So I will not say that I’m surprised that there’s so many people that are engaged in white supremacist movements. I’d rather say that we just are now recognizing how broad of a term white supremacy really is.
Steven, when I describe the movie to friends, it sounds really depressing. But I actually find the three of you, quite exciting and ennobling. You are all thinking about this more than most people much older than you. You, in particular, are extremely earnest. That earnestness ran into the reality of Boys State a bit, and it definitely will run into the real world. Does the world feel uglier to you now than it did while you were doing Boys State?
Garza: It is uglier. It has gotten worse. But that doesn’t kind of change my attitude or make me a cynic or anything like that. If I ever do become cynical about people and politics, then I think that’s a major blow to who I am as a person. I’m an idealist, and a realist. I know that there are issues that I will never, ever, ever concede to the other side of my political spectrum. There are issues that are non-negotiable. But there are also things where I do feel a lot of us actually think similarly, but because we’re so aggravated and so hostile to each other, nothing ever gets done.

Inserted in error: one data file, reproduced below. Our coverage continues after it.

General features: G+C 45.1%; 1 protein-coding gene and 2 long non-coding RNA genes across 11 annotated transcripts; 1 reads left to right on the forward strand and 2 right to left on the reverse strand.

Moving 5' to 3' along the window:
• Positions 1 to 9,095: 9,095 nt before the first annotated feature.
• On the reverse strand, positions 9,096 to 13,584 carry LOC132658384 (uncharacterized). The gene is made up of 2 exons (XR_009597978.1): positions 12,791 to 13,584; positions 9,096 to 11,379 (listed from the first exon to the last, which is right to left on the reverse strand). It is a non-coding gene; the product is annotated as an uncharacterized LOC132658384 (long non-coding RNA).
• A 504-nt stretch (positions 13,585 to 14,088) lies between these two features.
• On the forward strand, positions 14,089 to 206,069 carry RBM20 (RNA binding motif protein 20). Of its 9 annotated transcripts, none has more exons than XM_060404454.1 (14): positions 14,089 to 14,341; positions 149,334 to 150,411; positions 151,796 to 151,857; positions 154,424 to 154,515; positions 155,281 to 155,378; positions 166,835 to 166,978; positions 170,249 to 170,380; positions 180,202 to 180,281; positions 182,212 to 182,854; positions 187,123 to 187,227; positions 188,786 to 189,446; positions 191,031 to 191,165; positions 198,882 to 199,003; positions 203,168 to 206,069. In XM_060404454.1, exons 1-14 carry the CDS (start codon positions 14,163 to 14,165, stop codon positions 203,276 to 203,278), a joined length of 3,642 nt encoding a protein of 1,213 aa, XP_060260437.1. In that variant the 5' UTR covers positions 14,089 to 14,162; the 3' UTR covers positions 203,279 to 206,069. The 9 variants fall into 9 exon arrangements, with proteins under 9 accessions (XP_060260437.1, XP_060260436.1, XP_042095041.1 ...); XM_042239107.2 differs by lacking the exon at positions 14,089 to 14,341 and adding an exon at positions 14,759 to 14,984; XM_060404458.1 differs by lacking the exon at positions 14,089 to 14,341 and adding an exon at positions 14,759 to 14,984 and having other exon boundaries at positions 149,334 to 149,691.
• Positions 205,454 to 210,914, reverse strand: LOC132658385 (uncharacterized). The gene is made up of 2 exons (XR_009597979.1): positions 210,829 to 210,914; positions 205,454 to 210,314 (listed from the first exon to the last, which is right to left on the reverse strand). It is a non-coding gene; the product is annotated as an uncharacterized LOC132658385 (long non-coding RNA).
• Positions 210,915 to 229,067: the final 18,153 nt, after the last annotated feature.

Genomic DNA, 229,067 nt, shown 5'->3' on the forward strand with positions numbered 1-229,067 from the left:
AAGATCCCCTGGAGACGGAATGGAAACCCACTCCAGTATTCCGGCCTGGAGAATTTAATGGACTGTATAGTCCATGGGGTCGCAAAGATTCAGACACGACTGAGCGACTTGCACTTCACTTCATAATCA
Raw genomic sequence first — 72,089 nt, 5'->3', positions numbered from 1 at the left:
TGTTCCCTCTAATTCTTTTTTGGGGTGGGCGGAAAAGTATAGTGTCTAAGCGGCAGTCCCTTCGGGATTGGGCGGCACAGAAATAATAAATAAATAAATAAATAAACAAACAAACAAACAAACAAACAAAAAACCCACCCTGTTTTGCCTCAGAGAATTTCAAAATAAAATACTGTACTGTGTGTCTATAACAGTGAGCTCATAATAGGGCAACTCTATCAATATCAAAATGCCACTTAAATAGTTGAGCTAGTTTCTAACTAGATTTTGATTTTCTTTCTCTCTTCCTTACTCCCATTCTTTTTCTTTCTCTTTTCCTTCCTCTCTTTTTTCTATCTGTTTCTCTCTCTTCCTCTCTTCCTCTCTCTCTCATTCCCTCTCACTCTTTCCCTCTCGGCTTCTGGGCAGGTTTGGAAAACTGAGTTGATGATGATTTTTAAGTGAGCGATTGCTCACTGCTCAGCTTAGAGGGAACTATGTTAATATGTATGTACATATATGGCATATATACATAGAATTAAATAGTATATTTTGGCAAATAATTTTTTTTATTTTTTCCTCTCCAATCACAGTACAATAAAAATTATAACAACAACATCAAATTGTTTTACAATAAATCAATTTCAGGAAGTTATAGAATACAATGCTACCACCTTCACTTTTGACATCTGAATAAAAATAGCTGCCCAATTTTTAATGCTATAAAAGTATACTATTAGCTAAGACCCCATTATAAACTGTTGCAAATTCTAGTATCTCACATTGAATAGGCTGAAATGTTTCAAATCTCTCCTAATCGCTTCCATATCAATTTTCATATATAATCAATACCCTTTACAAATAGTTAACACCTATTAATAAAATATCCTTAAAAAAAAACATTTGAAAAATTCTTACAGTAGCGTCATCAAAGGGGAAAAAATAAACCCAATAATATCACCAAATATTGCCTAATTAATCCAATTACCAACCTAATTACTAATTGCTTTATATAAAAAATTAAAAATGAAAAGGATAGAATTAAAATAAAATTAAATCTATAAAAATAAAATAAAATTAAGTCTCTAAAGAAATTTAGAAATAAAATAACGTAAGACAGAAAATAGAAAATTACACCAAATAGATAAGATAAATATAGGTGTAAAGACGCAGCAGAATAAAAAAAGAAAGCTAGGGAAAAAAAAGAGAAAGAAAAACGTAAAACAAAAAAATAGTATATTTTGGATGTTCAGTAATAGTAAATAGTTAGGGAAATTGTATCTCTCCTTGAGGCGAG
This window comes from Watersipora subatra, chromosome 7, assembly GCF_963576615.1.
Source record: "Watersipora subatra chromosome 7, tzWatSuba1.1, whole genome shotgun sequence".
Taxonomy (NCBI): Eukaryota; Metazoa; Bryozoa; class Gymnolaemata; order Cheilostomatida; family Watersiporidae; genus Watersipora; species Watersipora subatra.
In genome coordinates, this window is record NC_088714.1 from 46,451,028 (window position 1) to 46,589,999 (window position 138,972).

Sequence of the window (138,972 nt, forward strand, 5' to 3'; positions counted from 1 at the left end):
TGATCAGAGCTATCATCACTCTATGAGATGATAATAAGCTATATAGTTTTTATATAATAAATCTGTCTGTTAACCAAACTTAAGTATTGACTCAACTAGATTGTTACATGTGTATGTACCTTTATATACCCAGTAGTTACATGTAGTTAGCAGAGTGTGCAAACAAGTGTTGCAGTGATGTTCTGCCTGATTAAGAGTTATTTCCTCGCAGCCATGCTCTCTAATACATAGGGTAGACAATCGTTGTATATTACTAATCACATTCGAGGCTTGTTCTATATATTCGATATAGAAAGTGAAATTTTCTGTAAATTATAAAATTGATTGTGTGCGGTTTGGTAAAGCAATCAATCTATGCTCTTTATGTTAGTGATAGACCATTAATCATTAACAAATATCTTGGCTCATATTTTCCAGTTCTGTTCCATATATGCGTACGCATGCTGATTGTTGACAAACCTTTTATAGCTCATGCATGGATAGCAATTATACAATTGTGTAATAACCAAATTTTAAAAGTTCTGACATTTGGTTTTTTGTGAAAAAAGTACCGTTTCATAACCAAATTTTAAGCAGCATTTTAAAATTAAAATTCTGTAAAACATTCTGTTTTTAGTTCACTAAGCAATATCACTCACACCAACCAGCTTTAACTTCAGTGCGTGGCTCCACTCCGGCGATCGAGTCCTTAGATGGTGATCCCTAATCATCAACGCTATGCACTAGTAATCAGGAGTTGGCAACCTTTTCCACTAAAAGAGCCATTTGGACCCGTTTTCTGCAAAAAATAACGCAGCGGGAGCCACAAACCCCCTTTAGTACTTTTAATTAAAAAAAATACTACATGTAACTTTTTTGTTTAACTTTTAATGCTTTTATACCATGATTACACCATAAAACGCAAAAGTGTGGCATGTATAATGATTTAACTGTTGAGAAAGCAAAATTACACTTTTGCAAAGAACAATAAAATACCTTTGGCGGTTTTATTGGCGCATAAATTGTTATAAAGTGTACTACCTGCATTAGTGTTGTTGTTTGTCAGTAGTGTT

So I definitely do feel like the world is worse than it was in 2018. But I think that the process of coming together begins after the president loses this election this November. That’s when that process can begin. I don’t hate Republicans. You’re for, “Down with big government?” I can respect that. You want to lower taxes. You want to make sure your faith is respected. Those are things that I can respect, but with Donald Trump … the country is never going to get better with him still in office.
Originally Appeared on GQ